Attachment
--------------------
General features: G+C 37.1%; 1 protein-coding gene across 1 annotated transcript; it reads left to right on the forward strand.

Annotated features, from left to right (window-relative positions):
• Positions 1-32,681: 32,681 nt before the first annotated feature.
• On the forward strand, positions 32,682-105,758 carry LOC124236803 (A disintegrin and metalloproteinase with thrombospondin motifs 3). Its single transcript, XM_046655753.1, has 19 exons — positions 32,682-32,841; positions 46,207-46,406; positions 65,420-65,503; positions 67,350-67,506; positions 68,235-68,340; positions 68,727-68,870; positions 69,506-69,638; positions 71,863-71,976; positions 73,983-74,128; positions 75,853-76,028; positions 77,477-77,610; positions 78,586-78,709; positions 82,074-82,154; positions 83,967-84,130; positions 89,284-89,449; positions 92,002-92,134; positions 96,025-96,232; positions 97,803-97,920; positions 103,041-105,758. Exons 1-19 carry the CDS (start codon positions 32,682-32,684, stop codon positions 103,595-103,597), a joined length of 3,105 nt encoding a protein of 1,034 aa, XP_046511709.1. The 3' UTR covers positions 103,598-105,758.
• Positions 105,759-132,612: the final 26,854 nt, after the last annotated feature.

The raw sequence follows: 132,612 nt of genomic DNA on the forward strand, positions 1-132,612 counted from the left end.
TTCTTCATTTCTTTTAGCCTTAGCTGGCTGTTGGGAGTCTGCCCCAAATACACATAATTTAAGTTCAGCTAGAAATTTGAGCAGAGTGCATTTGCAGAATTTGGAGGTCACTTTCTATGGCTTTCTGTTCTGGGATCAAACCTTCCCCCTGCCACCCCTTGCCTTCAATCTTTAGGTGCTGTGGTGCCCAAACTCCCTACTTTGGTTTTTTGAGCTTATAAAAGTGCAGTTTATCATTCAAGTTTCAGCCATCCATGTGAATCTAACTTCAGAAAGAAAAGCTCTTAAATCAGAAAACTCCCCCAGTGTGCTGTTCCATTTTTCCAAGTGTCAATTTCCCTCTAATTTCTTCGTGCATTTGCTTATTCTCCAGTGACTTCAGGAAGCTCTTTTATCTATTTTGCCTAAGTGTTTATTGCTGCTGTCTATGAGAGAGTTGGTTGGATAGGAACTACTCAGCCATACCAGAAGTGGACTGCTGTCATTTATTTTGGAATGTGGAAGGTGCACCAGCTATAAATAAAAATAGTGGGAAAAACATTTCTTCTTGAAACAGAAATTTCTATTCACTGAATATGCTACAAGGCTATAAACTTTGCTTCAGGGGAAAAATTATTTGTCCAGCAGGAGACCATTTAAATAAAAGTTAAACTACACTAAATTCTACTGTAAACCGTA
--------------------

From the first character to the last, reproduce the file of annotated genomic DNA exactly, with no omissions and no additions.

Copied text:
General features: G+C 37.1%; 1 protein-coding gene across 1 annotated transcript; it reads left to right on the forward strand.

Annotated features, from left to right (window-relative positions):
• Positions 1-32,681: 32,681 nt before the first annotated feature.
• On the forward strand, positions 32,682-105,758 carry LOC124236803 (A disintegrin and metalloproteinase with thrombospondin motifs 3). Its single transcript, XM_046655753.1, has 19 exons — positions 32,682-32,841; positions 46,207-46,406; positions 65,420-65,503; positions 67,350-67,506; positions 68,235-68,340; positions 68,727-68,870; positions 69,506-69,638; positions 71,863-71,976; positions 73,983-74,128; positions 75,853-76,028; positions 77,477-77,610; positions 78,586-78,709; positions 82,074-82,154; positions 83,967-84,130; positions 89,284-89,449; positions 92,002-92,134; positions 96,025-96,232; positions 97,803-97,920; positions 103,041-105,758. Exons 1-19 carry the CDS (start codon positions 32,682-32,684, stop codon positions 103,595-103,597), a joined length of 3,105 nt encoding a protein of 1,034 aa, XP_046511709.1. The 3' UTR covers positions 103,598-105,758.
• Positions 105,759-132,612: the final 26,854 nt, after the last annotated feature.

The raw sequence follows: 132,612 nt of genomic DNA on the forward strand, positions 1-132,612 counted from the left end.
TTCTTCATTTCTTTTAGCCTTAGCTGGCTGTTGGGAGTCTGCCCCAAATACACATAATTTAAGTTCAGCTAGAAATTTGAGCAGAGTGCATTTGCAGAATTTGGAGGTCACTTTCTATGGCTTTCTGTTCTGGGATCAAACCTTCCCCCTGCCACCCCTTGCCTTCAATCTTTAGGTGCTGTGGTGCCCAAACTCCCTACTTTGGTTTTTTGAGCTTATAAAAGTGCAGTTTATCATTCAAGTTTCAGCCATCCATGTGAATCTAACTTCAGAAAGAAAAGCTCTTAAATCAGAAAACTCCCCCAGTGTGCTGTTCCATTTTTCCAAGTGTCAATTTCCCTCTAATTTCTTCGTGCATTTGCTTATTCTCCAGTGACTTCAGGAAGCTCTTTTATCTATTTTGCCTAAGTGTTTATTGCTGCTGTCTATGAGAGAGTTGGTTGGATAGGAACTACTCAGCCATACCAGAAGTGGACTGCTGTCATTTATTTTGGAATGTGGAAGGTGCACCAGCTATAAATAAAAATAGTGGGAAAAACATTTCTTCTTGAAACAGAAATTTCTATTCACTGAATATGCTACAAGGCTATAAACTTTGCTTCAGGGGAAAAATTATTTGTCCAGCAGGAGACCATTTAAATAAAAGTTAAACTACACTAAATTCTACTGTAAACCGTA